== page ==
Friends, This morning I had the opportunity to sign into law legislation we championed with the help of a number of state legislators and advocates – like you – to raise the minimum wage in our state to $15 over the next several years.

This is perhaps one of the most impactful pieces of legislation for working families that a governor can sign, and I want to thank all of you for your support and hard work to get this done on behalf of the people of Connecticut. By contacting your local legislators and voicing your support, you helped send this bill to my desk, and now thousands of hardworking women and men – many of whom are supporting families – will get a modest increase that will help lift them out of poverty, combat persistent pay disparities between races and genders, and stimulate our economy.

This is a fair, gradual increase for the working women and men who will invest the money right back into our economy and continue supporting local businesses in their communities.

Thank you for your advocacy. There is more work to be done to ensure that working families can share in Connecticut’s prosperity, and I look forward to continuing to work together.

Warm regards, Ned

FROM SENATOR CHRIS MURPHY – Hope you’re getting a chance to enjoy some beautiful spring weather! I wanted to take a moment to share a brief update from Senator Chris Murphy’s office. It’s been a busy couple of weeks.

Supporting those with Breast Cancer

Senator Murphy introduced a bill with Republican Senator Martha McSally that would waive the 5-month waiting period for Social Security Disability Insurance and the 24-month waiting period for eligible Medicare benefits for those diagnosed with metastatic breast cancer. The bill is supported by the National Breast Cancer Coalition. You can read more about the legislation here.

Trip to the Middle East

Senator Murphy ended last month with a weeklong trip to Israel, Jordan, and Iraq alongside Senator Mitt Romney of Utah, his colleague on the Foreign Relations Committee. The stakes are high in the region as we await details of the Trump administration’s so-called “deal of the century” peace plan, whose details have not been shared with Congress. You can read about the trip here.

Wounded Warriors Bill – Senator Murphy introduced two bills to help wounded warriors by improving orthotics and prosthetics care, and expanding the current orthotics and prosthetics workforce. Find out more about those bills here.

The Hidden Cost of College

On Monday, Senator Murphy visited Middlesex Community College to unveil his new report on food and housing insecurity on college campuses and to take a tour of the college’s Magic Food Bus. Food insecurity in college students is far more prevalent that many people realize. Senator Murphy’s report intends to shed light on the issue and offer some federal solutions. I encourage you to take a look at the report. Earlier this year, Senator Murphy visited UConn to speak with students about this issue and incorporated some students’ stories in the report.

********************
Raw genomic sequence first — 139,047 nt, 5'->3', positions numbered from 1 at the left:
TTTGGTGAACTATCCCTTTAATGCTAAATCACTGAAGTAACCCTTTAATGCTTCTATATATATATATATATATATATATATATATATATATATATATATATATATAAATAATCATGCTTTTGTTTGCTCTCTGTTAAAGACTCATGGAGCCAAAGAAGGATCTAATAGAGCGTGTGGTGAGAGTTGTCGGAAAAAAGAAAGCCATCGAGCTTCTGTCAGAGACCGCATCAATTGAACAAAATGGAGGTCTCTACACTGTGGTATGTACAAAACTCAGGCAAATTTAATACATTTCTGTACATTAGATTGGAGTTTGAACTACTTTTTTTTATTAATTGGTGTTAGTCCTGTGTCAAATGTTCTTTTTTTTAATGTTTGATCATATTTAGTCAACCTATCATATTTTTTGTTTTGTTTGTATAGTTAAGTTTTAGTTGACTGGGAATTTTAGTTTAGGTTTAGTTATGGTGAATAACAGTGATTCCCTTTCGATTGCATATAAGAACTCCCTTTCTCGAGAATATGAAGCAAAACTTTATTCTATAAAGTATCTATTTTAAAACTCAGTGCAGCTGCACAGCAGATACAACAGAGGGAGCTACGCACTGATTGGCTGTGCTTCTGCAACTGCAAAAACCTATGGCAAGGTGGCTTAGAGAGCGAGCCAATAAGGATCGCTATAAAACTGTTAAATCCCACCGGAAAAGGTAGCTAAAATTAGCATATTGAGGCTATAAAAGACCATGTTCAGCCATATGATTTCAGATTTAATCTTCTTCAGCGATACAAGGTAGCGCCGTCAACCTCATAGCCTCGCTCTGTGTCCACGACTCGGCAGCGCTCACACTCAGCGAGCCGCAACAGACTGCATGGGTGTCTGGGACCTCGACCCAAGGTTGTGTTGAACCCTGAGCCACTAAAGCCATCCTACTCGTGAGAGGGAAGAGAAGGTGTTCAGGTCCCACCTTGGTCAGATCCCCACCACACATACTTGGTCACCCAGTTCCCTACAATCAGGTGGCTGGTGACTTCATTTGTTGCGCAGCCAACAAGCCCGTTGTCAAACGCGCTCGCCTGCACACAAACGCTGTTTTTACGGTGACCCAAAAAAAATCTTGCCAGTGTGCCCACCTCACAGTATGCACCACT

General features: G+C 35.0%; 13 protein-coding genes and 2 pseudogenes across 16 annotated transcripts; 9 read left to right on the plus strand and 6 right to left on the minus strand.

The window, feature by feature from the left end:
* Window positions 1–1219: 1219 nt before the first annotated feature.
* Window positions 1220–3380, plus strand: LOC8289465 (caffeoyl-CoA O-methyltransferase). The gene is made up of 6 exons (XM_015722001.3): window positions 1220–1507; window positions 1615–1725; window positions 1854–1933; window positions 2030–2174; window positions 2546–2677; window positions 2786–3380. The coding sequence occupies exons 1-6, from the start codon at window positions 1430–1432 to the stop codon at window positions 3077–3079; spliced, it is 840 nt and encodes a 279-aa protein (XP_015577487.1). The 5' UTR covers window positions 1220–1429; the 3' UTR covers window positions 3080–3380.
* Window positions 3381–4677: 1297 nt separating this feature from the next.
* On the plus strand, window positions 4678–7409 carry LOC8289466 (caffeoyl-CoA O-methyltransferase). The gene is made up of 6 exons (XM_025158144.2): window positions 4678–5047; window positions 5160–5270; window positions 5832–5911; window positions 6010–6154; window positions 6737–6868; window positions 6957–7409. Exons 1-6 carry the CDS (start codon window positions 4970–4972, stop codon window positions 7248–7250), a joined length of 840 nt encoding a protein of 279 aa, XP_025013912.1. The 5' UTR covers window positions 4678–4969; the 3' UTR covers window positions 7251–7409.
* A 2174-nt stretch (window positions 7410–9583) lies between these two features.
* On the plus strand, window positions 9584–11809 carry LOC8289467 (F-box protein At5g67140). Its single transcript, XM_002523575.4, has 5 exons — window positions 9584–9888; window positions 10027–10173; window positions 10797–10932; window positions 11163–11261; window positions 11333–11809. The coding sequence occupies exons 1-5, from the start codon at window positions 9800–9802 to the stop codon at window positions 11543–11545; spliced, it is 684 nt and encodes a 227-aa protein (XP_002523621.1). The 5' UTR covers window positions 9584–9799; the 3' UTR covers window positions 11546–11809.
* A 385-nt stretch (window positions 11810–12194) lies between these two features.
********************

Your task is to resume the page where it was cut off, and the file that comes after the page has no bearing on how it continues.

NEW FACES! One of my favorite things to hear is when I meet someone new in town who proclaims themselves a bleeding liberal, now that is not what all Democrats are, but it is a sign you might be one of us.  Welcome to town Celeste, and newly active Martin and Laurie Jaffe who bring them impressive resumes of activism and experience in law, education and planning.

You are cordially Invited to “LET’S TALK DEMOCRACY” – In a casual setting amongst friends and like minded folks in town, a gathering to talk about the state of our union, nationally and locally, a discussion of current events and worries, an idea exchange.  Please mark your calendars and join us on the last Sunday of each month – refreshments and desserts will be served! For more information contact us at

A FINAL THOUGHT – Can Borrowing From Neighbors Strengthen Democracy? In the course of our daily lives, we may find abundant evidence that our social fabric has frayed. As Robert Putnam discussed in his 2000 book Bowling Alone, Americans have become increasingly isolated, drifting away from activities that stimulate civic engagement. Could the casual connection created through borrowing a cup of sugar from a neighbor help restore the sense of community needed to strengthen our democracy? While that notion may seem far-fetched, the act of borrowing creates opportunities to engage, connect and relate to people in our communities. Research has shown that even those who are initially reluctant to reach out to their neighbors are much happier when they do. In addition to improving well-being, building social capital through neighborly interaction can help to establish the habits of cooperation and reciprocity that underpin a healthy democracy. { read more }

Be The Change – Think of ways in which you can help to create a culture of social responsibility by building a sharing network in your community. A friendly hello and casual chat can be the seeds that blossom into a community garden, a tool swap, a rideshare or a citizens climate action group.

Clinton Democratic Town Committee!
Meeting dates: Second Thursdays, July 18 special meeting, August 8 and September 12 at 7PM in the conference room at the Clinton Police Station